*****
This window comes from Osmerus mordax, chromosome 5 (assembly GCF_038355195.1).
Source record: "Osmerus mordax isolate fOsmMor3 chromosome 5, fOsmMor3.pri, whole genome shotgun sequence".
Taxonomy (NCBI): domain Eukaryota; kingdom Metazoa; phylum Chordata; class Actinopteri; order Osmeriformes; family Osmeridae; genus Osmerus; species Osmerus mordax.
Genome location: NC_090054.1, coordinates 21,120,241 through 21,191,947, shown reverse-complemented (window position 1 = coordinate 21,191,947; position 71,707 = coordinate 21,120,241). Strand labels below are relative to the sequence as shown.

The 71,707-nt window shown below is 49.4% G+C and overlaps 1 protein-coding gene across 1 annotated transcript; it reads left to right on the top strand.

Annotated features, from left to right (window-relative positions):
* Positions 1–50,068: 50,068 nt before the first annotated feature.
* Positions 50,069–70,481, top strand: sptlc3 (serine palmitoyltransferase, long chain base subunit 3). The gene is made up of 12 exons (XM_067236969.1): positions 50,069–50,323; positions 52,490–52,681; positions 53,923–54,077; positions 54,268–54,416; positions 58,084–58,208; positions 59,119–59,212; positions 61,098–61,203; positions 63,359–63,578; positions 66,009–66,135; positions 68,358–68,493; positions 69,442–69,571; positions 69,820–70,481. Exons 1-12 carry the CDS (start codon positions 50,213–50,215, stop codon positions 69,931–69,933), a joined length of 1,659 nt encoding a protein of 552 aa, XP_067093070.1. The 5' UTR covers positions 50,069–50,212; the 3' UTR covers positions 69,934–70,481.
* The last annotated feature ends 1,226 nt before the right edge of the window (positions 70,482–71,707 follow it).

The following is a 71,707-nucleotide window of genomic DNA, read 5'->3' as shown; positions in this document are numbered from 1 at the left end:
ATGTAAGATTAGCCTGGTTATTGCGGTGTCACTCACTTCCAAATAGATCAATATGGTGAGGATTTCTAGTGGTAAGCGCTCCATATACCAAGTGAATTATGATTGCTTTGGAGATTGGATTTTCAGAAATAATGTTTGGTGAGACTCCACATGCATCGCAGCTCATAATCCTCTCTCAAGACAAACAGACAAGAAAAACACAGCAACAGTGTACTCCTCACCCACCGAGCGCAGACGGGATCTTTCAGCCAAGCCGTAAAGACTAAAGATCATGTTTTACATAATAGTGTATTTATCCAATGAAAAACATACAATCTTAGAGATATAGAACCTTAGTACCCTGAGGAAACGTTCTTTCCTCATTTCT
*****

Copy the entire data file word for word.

This window comes from Osmerus mordax, chromosome 5 (assembly GCF_038355195.1).
Source record: "Osmerus mordax isolate fOsmMor3 chromosome 5, fOsmMor3.pri, whole genome shotgun sequence".
Taxonomy (NCBI): domain Eukaryota; kingdom Metazoa; phylum Chordata; class Actinopteri; order Osmeriformes; family Osmeridae; genus Osmerus; species Osmerus mordax.
Genome location: NC_090054.1, coordinates 21,120,241 through 21,191,947, shown reverse-complemented (window position 1 = coordinate 21,191,947; position 71,707 = coordinate 21,120,241). Strand labels below are relative to the sequence as shown.

The 71,707-nt window shown below is 49.4% G+C and overlaps 1 protein-coding gene across 1 annotated transcript; it reads left to right on the top strand.

Annotated features, from left to right (window-relative positions):
* Positions 1–50,068: 50,068 nt before the first annotated feature.
* Positions 50,069–70,481, top strand: sptlc3 (serine palmitoyltransferase, long chain base subunit 3). The gene is made up of 12 exons (XM_067236969.1): positions 50,069–50,323; positions 52,490–52,681; positions 53,923–54,077; positions 54,268–54,416; positions 58,084–58,208; positions 59,119–59,212; positions 61,098–61,203; positions 63,359–63,578; positions 66,009–66,135; positions 68,358–68,493; positions 69,442–69,571; positions 69,820–70,481. Exons 1-12 carry the CDS (start codon positions 50,213–50,215, stop codon positions 69,931–69,933), a joined length of 1,659 nt encoding a protein of 552 aa, XP_067093070.1. The 5' UTR covers positions 50,069–50,212; the 3' UTR covers positions 69,934–70,481.
* The last annotated feature ends 1,226 nt before the right edge of the window (positions 70,482–71,707 follow it).

The following is a 71,707-nucleotide window of genomic DNA, read 5'->3' as shown; positions in this document are numbered from 1 at the left end:
ATGTAAGATTAGCCTGGTTATTGCGGTGTCACTCACTTCCAAATAGATCAATATGGTGAGGATTTCTAGTGGTAAGCGCTCCATATACCAAGTGAATTATGATTGCTTTGGAGATTGGATTTTCAGAAATAATGTTTGGTGAGACTCCACATGCATCGCAGCTCATAATCCTCTCTCAAGACAAACAGACAAGAAAAACACAGCAACAGTGTACTCCTCACCCACCGAGCGCAGACGGGATCTTTCAGCCAAGCCGTAAAGACTAAAGATCATGTTTTACATAATAGTGTATTTATCCAATGAAAAACATACAATCTTAGAGATATAGAACCTTAGTACCCTGAGGAAACGTTCTTTCCTCATTTCT